Notes: You can also add ½ cup chopped walnuts or pecans to the batter.

Mediterranean turkey and zucchini burgers recipe

mediterranean turkey and zucchini burgers |  pamela salzman

I’m a happy mama since I picked up Mr. Picky from sleepaway camp on Saturday.  13 days is just too long for me to be apart from that guy.  I have been enjoying all the stories, hanging on every word as if he traveled around the world.  Bless his heart, Mr. Picky “snuck” some food from camp to bring to my husband and me.  Thankfully, it was from breakfast the morning he left and not from last week.  From his backpack he pulled out a paper cup with a few pieces of melon for me and a cup with mini cinnamon buns mixed with tater tots for my husband.  What does that tell you?

grated zucchini

While Mr. Picky can’t stop talking about his counselors, his bunk mates and all the competitions in which he participated, I had to find out about the food.  What was your favorite dinner?  Did you eat any vegetables?  What did you drink?  Blah, blah, blah.  I’m so predictable, but I have no self control.  I have to give the camp props that soda is not served.  I don’t know if I could handle that.

that's everything!

So what I have gathered is that Mr. Picky didn’t eat any protein at breakfast ever since, go figure, the camp doesn’t serve Organic Pastures Raw Organic Milk, and Mr. Picky still doesn’t eat eggs or cheese.  And it also sounds like the only vegetable he ate was cucumber.  So we have some catching up to do!  One thing that my son loves is any type of burger, even veggie burgers.  I made these turkey burgers the week before he left and he loved them so they’re going on the dinner menu again this week.  It’s another winner recipe from Yotam Ottolenghi’s “Jerusalem” cookbook.

12 patties

yogurt-sumac sauce

If you’re bored with plain burgers, these are so different and delicious.  And a great way to make a (small) dent in your zucchini crop.  They are moist, herby and they’ve got a great kick to them.  If spicy isn’t your thing, you may want to cut back to a pinch of cayenne.  Although if you make the sumac sauce, which is delicious, it really cuts the heat from the burgers.  But I’m not really doing dairy these days and Mr. Picky didn’t want any sauce, so I only made half the recipe for the sauce and I thought it was the perfect amount.  I also didn’t use traditional buns when I made these.  Bread will just detract from the tastiness of these burgers!  Instead we ate them on lettuce leaves with some chopped cucumbers and tomatoes, right up my alley.  Of course if you want a more traditional burger, you can probably get 6 “standard” size patties and pile them onto buns with all your favorite fixings.  Delish!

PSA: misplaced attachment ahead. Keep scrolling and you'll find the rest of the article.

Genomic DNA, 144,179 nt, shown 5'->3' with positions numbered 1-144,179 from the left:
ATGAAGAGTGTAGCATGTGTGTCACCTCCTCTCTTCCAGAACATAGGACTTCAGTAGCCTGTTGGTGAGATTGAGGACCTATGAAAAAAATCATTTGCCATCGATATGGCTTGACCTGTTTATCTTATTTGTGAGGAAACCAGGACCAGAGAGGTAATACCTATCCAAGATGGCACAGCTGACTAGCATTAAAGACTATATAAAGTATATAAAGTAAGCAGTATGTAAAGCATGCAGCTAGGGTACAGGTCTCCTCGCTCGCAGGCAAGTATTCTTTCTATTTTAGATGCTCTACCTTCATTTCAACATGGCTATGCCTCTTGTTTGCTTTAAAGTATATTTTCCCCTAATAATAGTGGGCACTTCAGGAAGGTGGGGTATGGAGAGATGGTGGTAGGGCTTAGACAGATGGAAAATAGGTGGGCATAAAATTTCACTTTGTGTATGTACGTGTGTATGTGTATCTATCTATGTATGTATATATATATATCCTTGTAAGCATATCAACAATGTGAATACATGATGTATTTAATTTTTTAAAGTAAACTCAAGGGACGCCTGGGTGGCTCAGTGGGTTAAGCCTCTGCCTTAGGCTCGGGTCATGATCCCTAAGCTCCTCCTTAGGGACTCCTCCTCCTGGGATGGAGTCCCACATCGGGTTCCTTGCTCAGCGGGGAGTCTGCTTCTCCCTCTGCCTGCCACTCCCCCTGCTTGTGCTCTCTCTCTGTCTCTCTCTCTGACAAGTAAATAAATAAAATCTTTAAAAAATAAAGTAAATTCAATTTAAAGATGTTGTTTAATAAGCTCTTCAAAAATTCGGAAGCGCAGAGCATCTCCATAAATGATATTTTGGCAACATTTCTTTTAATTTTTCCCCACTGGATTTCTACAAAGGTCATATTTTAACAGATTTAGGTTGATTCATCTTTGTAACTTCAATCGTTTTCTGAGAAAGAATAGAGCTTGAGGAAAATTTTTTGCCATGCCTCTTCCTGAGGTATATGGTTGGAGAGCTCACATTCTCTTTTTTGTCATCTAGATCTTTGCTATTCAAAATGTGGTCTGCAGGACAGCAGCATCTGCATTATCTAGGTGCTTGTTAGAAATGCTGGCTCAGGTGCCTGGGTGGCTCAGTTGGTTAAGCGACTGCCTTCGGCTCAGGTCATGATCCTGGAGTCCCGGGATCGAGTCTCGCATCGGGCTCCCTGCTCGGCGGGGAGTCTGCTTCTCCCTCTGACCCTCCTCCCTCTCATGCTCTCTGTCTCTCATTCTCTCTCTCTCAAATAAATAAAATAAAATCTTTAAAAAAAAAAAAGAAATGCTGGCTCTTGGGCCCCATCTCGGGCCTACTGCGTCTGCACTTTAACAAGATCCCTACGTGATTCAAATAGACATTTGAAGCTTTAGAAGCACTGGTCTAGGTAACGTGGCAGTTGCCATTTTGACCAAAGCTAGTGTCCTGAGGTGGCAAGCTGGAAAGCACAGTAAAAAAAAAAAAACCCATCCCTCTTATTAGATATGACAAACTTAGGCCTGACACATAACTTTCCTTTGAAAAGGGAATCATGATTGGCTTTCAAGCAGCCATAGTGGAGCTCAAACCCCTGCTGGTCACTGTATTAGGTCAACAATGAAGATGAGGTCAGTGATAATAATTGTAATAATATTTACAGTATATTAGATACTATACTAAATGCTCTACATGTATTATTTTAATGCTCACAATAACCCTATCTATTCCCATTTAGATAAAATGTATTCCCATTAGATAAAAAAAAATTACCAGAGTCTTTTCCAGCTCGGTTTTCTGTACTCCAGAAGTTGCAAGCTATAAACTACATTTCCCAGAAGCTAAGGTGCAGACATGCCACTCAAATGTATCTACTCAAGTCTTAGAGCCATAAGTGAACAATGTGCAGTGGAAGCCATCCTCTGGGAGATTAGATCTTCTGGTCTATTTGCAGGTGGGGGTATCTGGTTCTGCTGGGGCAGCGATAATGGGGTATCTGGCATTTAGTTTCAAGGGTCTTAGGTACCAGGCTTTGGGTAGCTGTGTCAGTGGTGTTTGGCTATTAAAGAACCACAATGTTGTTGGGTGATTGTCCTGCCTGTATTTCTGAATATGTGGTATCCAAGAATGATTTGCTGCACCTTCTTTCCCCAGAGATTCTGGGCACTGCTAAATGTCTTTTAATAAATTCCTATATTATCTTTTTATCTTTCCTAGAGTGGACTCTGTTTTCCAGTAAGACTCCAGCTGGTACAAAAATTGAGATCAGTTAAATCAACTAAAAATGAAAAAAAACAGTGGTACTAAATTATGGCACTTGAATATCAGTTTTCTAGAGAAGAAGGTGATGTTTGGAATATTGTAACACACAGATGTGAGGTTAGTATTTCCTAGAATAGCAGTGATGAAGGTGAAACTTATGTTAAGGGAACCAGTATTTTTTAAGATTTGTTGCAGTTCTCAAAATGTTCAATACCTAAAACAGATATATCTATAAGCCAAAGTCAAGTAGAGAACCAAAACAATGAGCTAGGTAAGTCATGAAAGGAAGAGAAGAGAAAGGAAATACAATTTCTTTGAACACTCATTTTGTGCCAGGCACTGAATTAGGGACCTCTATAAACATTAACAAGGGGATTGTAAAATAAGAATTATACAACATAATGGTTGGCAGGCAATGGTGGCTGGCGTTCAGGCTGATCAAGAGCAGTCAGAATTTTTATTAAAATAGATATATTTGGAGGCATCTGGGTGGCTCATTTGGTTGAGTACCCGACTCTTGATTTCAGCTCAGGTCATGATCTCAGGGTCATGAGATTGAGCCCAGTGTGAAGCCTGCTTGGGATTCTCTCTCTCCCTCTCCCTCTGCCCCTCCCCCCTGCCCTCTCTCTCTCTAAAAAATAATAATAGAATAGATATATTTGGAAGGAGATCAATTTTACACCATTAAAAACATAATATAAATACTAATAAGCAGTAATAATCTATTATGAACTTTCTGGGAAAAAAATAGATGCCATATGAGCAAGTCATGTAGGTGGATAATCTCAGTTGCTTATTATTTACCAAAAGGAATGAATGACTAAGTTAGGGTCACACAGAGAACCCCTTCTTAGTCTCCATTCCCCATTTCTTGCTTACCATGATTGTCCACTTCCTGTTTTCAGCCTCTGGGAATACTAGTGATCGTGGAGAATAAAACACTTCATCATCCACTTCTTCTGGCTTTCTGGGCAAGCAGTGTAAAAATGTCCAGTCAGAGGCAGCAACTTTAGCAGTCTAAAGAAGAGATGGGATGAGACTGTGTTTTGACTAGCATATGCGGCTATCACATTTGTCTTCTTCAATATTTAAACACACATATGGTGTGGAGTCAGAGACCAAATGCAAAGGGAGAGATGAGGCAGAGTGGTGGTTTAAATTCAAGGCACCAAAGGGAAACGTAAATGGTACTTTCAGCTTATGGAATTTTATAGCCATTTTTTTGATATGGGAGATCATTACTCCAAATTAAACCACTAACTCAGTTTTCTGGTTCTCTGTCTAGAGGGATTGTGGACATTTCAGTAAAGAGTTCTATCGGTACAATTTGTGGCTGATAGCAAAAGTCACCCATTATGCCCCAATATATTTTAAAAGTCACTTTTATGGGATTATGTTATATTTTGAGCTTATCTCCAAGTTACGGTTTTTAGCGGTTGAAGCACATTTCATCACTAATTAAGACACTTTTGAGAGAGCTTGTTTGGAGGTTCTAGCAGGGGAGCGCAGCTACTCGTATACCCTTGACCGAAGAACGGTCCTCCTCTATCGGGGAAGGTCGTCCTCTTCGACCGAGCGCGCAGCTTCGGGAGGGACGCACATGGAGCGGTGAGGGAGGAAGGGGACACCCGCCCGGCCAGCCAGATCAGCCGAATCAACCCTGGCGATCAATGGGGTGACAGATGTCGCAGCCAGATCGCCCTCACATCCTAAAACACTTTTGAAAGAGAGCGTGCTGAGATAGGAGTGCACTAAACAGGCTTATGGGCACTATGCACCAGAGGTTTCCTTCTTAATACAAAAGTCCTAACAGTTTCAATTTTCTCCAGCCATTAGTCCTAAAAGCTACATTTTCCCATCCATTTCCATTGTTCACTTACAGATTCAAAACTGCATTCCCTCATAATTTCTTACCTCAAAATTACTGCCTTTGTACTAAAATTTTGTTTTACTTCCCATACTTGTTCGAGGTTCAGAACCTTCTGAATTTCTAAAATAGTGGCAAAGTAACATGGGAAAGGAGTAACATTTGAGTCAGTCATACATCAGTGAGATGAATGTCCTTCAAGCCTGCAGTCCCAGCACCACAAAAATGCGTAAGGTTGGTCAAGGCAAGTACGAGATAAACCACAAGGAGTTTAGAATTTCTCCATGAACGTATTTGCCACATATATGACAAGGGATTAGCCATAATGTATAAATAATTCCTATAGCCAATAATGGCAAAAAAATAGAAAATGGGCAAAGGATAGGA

mediterranean turkey and zucchini burgers |  pamela salzman

mediterranean turkey and zucchini burgers recipe
Author: 
Serves: 4-6 (Makes about 18 1½ ounce burgers or 12 2½ ounce burgers)
 
Ingredients
  • 1 pound ground turkey (I like dark meat)
  • 1 large zucchini, coarsely grated (scant 2 cups)
  • 3 green onions, white and green parts, thinly sliced
  • 1 large egg
  • 2 Tablespoons chopped mint
  • 2 Tablespoons chopped cilantro
  • 2 cloves garlic, grated or minced
  • 1 teaspoon ground cumin
  • 1 teaspoon sea salt
  • ½ teaspoon freshly ground black pepper
  • ¼ teaspoon cayenne pepper (perfect for us, but the original recipe called for ½ teaspoon; you can use even less if you don’t want them spicy)
  • unrefined olive oil, coconut oil or ghee for searing
  • For the Sour Cream & Sumac Sauce:
  • Scant ⅓ cup / 75 grams full-fat Greek yogurt
  • Scant ¼ cup sour cream / 50 grams (or use all Greek yogurt)
  • ½ teaspoon grated lemon zest
  • ½ Tablespoon freshly squeezed lemon juice
  • ½ small clove garlic, grated or minced
  • 2 ¼ teaspoons unrefined, cold pressed, extra virgin olive oil
  • 1 ½ teaspoons sumac
  • ¼ teaspoon sea salt
  • a few grinds of freshly ground black pepper
Instructions
  1. Make the sour cream and sumac sauce by placing all the ingredients in a small bowl. Stir well and set aside or chill until needed.
  2. In a large bowl, combine all the ingredients for the patties except the olive oil. Mix gently with your hands and then shape into about 18 burgers, each weighing about 1 ½ ounces or 12 burgers, each weighing about 2 ½ ounces.
  3. Pour enough oil into a large frying pan to form a layer about 1/16 inch thick on the pan bottom. Heat over medium heat until hot, then sear the patties in batches on both sides. Cook each batch for about 5-7 minutes on each side, adding oil as needed, until golden brown and cooked through.
  4. Serve warm or at room temperature, with the sauce spooned over or on the side.